Lugging a thick blue mat to the front of a springboard, coach Tim Preston announces, “OK, we’re going to use the big and squishy.” But the line of students preparing to fling their bodies into the air to practice vault last week weren’t the usual crowd of kiddies at Gaithersburg’s Preston Gymnastics. In fact, many of them have children of their own.
“We were always picking up our kids here. So one of the moms decided we should do our own class,” explained 39-year-old Katy Gruber, a mother of four who looked more like a high schooler in her perky pigtails and a tight tee. Preston finally succumbed to their pestering two years ago. “I thought I was going to be stuck doing forward rolls and cartwheels,” he said.
To his shock, the students in his adult class — who range from former gymnasts to curious folks who’ve never stepped foot on a balance beam — now routinely perform incredible stunts, like back flips and front handsprings.
The idea of grownups attempting a sport so associated with tots and teens may seem absurd. But while adult gymnastics is only offered at a handful of gyms in the area, leaving puberty behind doesn’t mean forgoing flipping. “It’s just not as easy as it used to be, because it puts a lot of pressure on your joints and body,” explained Angela Boyle, who began teaching an adult class at Skyview Gymnastics in Mount Airy two years ago.
With the right conditioning and stretching, older bodies can manage impressive tricks. Gruber, for instance, can do front flips off the tumble track (a long trampoline). “My son thinks that’s pretty cool,” she said. But students have to know their limitations.
Phillip Mandalou, recreational director at Columbia Gymnastics, has a student in his 30s who desperately wanted to master the pommel horse. “That’s one of the most difficult apparatus. Those guys he’s seen do it on TV are working out five hours a day, every day,” Mandalou said. “So he’s never going to be able to do it like them.”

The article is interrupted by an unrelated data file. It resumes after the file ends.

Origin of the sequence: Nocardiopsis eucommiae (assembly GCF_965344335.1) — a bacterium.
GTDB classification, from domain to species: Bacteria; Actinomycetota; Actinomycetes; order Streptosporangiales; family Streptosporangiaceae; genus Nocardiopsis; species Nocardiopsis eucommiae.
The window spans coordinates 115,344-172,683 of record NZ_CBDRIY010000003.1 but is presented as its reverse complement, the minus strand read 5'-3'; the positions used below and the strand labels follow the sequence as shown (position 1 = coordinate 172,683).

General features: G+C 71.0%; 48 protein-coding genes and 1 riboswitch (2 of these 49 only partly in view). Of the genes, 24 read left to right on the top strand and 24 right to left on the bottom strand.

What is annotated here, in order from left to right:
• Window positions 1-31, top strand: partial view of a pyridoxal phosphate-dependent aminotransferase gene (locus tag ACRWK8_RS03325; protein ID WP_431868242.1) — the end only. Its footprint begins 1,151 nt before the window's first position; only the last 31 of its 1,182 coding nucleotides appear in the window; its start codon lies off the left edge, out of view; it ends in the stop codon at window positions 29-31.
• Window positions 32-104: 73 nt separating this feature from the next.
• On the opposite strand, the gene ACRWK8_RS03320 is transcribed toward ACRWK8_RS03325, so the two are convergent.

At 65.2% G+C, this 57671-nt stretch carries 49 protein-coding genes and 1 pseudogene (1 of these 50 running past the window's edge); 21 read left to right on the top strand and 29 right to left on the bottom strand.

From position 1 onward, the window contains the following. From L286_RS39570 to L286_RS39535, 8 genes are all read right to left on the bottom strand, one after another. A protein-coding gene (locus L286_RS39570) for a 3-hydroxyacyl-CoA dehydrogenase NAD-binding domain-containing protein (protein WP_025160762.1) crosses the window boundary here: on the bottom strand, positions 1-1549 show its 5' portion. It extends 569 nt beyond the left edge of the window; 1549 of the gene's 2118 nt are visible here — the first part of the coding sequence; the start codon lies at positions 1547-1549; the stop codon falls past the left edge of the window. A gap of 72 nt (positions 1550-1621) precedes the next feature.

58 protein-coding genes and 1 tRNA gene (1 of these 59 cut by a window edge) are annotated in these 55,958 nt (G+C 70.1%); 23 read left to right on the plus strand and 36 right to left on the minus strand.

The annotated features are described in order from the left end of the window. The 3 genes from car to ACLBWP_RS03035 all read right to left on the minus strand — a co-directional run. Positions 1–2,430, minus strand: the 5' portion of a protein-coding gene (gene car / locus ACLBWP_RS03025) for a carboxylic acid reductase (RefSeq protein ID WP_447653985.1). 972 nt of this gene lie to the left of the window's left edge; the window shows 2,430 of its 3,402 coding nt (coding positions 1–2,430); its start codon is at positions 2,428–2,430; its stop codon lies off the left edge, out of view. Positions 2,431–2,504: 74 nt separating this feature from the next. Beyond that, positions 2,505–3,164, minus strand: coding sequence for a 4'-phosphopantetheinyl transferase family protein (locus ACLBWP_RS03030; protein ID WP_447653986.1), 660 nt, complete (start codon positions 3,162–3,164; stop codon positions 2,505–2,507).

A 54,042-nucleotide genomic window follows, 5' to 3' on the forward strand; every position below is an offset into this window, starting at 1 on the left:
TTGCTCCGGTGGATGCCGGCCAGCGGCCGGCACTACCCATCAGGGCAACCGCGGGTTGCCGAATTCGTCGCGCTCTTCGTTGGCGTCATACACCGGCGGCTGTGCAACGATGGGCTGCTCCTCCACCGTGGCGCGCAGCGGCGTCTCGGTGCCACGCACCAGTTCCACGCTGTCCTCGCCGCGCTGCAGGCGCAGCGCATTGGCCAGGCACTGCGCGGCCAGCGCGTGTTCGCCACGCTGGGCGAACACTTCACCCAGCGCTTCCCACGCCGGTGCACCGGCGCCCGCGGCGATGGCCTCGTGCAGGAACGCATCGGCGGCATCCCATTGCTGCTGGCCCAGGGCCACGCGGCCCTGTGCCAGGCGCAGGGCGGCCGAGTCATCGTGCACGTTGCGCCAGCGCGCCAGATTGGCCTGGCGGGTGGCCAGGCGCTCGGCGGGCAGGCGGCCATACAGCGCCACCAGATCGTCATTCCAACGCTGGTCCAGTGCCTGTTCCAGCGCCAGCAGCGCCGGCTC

Even if adult gymnasts set the bar lower than they would have when Mary Lou Retton was the rage, they can still aim for a perfect 10 body. Warm ups target flexibility, the tumbling hones agility and power, bars tackle strength and the conditioning that’s part of every gymnastics class tightens abs and other muscles.
After just a month and a half of classes with Preston, Mani Hassan, a 23-year-old former personal trainer, says no sport he’s ever done has rivaled gymnastics. “Your entire body feels it. It’s great for weight loss, stamina, speed. It’s the best thing out there,” he said. And though the last time he tried gymnastics was during gym class in third grade, Hassan (who’s 6’6″) is already doing aerial cartwheels.
If you’re not an uber-athlete like Hassan, it’s better to start with simpler moves. Mandalou, who’s been teaching adults for 20 years, begins with the handstand. “It’s a skill most people associate with gymnastics and the ability to be inverted and know where you are comes in handy,” he said. And even if adult gymnasts were to stop there, they’d definitely be able to impress their buddies at the next cocktail party.
» PReston Gymnastics offers adult classes Mon. at 7:45 p.m. and Fri. at 7 p.m. (7967 Cessna Ave, Gaithersburg, 301-948-0827).
» Skyview Gymnastics welcomes adults Mon. at 8 p.m. (2603 Back Acre Circle, Mount Airy, 301-829-7998).
» Columbia Gymnastics has its adult session Mon. at 8 p.m. (9200 Rumsey Rd., Columbia, 410-964-2053).